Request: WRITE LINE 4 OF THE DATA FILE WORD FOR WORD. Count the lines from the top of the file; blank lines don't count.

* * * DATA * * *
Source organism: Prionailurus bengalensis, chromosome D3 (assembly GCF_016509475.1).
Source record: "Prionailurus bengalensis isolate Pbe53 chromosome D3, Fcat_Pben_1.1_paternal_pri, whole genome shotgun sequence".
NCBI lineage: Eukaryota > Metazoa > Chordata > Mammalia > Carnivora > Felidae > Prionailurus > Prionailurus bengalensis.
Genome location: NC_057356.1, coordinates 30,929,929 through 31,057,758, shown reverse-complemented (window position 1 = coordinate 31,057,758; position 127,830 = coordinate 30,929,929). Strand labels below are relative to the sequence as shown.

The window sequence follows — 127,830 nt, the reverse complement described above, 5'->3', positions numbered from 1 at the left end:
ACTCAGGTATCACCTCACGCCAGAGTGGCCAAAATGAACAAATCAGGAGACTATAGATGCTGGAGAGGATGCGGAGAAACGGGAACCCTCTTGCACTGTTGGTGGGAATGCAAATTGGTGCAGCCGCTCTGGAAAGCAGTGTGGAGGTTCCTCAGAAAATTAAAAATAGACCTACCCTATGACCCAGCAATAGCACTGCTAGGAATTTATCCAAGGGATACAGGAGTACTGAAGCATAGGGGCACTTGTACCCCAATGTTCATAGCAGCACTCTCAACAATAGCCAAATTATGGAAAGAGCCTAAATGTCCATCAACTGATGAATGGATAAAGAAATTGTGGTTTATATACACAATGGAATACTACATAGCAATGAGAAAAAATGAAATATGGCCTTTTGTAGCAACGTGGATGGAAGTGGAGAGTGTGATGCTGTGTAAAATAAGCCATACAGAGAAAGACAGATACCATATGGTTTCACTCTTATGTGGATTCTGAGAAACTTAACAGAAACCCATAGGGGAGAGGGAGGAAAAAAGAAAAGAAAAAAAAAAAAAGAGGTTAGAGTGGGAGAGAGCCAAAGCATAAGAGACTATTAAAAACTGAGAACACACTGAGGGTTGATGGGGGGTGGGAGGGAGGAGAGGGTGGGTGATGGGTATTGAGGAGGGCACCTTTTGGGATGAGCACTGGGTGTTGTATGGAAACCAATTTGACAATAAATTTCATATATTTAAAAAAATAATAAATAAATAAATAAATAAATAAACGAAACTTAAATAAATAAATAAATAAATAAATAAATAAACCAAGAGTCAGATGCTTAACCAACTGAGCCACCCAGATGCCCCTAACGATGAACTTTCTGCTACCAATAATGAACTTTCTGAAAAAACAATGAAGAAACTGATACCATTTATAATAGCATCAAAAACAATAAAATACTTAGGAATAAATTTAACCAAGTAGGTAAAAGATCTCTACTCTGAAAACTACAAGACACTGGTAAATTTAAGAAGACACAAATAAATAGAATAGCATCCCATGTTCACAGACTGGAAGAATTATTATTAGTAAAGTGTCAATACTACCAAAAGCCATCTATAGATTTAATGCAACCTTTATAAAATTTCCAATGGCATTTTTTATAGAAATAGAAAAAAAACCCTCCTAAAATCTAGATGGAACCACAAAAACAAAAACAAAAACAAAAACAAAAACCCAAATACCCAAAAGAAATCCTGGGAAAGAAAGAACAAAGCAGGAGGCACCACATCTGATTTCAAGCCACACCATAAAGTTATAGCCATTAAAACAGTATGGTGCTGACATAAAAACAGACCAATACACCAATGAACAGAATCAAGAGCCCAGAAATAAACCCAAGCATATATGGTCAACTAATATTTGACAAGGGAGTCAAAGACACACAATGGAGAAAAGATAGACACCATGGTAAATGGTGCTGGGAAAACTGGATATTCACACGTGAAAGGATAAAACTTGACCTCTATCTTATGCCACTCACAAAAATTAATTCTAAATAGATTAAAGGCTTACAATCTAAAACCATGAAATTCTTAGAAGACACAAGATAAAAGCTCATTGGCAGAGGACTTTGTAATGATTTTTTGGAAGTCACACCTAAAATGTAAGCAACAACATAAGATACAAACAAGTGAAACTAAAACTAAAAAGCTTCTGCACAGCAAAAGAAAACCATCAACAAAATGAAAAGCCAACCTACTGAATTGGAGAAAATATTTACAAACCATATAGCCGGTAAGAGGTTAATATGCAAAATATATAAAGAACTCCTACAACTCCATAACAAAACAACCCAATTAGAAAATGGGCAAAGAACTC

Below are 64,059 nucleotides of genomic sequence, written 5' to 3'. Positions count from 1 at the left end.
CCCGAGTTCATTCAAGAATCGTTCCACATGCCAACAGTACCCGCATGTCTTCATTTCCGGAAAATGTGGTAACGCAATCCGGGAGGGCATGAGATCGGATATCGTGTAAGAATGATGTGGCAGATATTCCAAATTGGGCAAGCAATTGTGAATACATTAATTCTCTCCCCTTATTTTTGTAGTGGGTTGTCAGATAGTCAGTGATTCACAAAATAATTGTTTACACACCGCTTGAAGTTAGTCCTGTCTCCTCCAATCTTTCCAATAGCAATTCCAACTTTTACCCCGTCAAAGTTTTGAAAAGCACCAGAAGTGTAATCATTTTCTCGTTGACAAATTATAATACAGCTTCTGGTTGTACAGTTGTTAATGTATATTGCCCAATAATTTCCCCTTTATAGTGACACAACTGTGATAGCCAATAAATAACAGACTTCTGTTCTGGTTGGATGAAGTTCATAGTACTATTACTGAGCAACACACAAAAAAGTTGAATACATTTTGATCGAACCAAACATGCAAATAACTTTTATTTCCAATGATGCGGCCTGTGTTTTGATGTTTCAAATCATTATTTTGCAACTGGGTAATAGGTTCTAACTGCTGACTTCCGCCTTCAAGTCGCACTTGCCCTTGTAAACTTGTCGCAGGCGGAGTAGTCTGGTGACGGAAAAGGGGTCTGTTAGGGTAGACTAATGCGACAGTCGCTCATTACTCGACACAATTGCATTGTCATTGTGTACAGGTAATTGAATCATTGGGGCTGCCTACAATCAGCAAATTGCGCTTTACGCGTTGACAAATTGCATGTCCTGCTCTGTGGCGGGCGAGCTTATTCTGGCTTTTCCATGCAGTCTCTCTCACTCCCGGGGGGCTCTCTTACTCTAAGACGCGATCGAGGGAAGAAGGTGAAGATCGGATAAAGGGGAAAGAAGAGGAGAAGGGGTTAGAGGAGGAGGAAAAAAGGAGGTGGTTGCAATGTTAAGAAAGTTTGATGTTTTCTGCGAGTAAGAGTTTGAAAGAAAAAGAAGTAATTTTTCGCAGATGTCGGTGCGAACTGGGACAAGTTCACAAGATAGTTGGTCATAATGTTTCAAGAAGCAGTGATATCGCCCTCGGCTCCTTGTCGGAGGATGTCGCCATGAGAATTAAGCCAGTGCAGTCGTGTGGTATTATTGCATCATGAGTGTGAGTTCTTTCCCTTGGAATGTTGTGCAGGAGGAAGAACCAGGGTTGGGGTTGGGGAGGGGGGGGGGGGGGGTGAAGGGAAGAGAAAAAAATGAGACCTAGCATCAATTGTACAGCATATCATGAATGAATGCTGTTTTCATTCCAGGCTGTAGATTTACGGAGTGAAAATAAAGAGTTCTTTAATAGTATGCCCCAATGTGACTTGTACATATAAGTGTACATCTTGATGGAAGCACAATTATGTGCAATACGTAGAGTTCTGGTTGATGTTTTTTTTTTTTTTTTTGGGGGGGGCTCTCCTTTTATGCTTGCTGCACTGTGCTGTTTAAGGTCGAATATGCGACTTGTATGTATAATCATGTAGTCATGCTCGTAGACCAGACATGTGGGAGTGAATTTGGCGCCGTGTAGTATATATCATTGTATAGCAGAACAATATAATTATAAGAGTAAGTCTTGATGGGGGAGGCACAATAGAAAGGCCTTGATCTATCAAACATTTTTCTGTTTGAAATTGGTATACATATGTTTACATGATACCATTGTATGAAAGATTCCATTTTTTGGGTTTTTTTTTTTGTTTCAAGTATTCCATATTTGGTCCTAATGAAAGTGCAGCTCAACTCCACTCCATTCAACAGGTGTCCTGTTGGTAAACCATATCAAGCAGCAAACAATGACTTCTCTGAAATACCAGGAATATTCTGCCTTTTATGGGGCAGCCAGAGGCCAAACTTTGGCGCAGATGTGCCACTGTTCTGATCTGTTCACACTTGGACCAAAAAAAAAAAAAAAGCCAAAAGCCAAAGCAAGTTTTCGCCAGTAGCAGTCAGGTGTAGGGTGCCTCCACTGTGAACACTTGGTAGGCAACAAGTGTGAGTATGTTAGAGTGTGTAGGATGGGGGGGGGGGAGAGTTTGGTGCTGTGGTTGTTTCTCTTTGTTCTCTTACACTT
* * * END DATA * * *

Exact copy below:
Genome location: NC_057356.1, coordinates 30,929,929 through 31,057,758, shown reverse-complemented (window position 1 = coordinate 31,057,758; position 127,830 = coordinate 30,929,929). Strand labels below are relative to the sequence as shown.